The Science Of Getting and BEING Rich
First Person Format by Darlene Hedrick Sartore
adapted from "The Science Of Getting Rich" by Wallace Wattles circa 1903

Chapter 2

There Is A Science of Getting Rich

1. There is a Science Of Getting and Being Rich. It is an exact science, like algebra or arithmetic. There are certain laws which govern the process of acquiring riches. When these laws are learned and obeyed by anyone, then that person will get and stay rich with mathematical certainty.

2. There is but one Great Law: "Energy Is".

3. All physical and mental science is based on this one great law and its seven subsidiary laws which operate in co-ordination with each other.

4. The best definition of Natural Law seems to be that, "Natural Law is the uniform and orderly method of the omnipotent God."

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5. Unlike any other form of animal life that has been created, human beings were given the power of choice or free will; along with this power came certain responsibilities. The capacity to choose does not involve freedom from the consequences of our choice. The laws or rules which govern every man and women, and which we cover to some degree in this book, are as exact as the laws which govern the material universe. You can act in accordance with these laws or you can disregard them. The law forever operates and holds each of us to strict accountability, and there is not the slightest allowance for ignorance.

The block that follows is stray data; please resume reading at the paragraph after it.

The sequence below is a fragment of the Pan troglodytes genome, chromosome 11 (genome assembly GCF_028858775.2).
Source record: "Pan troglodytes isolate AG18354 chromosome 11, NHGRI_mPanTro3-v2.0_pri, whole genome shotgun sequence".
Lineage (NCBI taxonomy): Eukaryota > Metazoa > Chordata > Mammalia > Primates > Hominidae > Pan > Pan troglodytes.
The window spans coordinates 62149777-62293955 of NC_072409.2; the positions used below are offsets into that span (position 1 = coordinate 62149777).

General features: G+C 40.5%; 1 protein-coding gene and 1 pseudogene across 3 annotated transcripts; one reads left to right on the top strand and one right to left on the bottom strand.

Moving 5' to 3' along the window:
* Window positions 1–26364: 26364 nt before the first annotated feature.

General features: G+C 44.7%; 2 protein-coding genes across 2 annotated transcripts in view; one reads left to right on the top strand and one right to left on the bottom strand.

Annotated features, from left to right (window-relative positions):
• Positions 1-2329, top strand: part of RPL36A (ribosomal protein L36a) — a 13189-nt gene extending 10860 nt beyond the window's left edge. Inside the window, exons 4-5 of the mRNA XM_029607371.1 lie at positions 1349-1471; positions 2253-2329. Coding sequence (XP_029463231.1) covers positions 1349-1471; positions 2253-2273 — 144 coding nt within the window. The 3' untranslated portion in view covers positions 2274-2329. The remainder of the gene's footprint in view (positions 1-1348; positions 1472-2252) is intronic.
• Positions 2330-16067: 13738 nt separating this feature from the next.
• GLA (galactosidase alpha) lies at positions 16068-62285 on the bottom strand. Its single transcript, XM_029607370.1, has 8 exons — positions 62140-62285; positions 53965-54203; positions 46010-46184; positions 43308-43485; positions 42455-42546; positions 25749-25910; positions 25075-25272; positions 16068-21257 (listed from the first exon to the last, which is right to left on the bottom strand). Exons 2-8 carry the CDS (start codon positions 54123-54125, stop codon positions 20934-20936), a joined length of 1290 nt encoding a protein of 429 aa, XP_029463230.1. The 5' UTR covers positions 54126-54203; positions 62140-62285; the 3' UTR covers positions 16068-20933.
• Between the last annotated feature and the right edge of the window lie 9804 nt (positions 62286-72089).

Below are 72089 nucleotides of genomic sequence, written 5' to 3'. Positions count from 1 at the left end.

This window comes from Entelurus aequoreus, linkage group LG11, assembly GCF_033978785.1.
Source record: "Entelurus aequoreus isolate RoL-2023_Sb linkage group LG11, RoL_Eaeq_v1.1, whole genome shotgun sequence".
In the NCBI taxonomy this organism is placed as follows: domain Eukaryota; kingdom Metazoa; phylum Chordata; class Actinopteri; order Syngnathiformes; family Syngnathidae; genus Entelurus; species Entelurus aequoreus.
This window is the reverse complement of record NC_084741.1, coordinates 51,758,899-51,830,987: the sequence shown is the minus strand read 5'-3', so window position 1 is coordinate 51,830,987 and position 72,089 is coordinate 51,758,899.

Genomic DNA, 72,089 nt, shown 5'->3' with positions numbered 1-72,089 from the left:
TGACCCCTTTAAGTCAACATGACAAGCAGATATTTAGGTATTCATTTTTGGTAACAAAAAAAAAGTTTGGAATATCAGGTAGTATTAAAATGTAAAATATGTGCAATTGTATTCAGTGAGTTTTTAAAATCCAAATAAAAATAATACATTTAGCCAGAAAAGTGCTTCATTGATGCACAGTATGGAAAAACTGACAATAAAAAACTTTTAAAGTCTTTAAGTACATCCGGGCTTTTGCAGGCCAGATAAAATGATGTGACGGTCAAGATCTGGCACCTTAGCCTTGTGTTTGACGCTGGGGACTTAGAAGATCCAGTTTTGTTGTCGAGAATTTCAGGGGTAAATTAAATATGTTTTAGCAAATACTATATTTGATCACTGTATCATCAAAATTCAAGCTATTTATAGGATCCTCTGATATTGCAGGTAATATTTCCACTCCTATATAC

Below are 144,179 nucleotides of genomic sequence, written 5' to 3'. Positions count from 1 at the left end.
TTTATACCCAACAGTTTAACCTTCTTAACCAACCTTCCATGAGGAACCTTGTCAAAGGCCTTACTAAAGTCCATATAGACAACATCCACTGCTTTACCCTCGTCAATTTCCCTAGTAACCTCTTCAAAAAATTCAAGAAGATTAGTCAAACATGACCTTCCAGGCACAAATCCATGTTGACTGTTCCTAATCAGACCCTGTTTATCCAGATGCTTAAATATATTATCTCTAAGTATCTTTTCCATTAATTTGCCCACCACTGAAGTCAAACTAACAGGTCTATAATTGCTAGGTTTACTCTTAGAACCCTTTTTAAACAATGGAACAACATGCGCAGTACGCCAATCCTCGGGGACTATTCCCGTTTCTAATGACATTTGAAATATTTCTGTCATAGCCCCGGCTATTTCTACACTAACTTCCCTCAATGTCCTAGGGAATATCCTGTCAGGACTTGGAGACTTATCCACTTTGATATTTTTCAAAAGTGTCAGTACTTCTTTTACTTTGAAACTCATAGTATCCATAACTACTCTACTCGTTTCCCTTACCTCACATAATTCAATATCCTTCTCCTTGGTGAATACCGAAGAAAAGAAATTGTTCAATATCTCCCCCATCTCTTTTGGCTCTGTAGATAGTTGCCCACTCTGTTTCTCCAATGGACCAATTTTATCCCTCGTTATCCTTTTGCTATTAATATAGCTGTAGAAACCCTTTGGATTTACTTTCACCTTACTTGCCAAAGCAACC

6. The ownership of money and property comes as a result of doing things in a certain way, and those who do things in this certain way - whether on purpose or accidentally - get and stay rich, while those who do not do things in this certain way - no matter how hard they work or how able they are - remain poor.

7. It is a natural law that like causes always produce like effects. Therefore, any man or woman who learns to do things in this certain way will infallibly BE rich.

8. That the above statement is true is shown by the following facts:

9. Getting rich is not a matter of environment, for if it were, all the people in certain neighborhoods would become wealthy. The people of one city would all be rich, while those of other towns would all be poor, or all the inhabitants of one state would roll in wealth, while those of an adjoining state would be in poverty.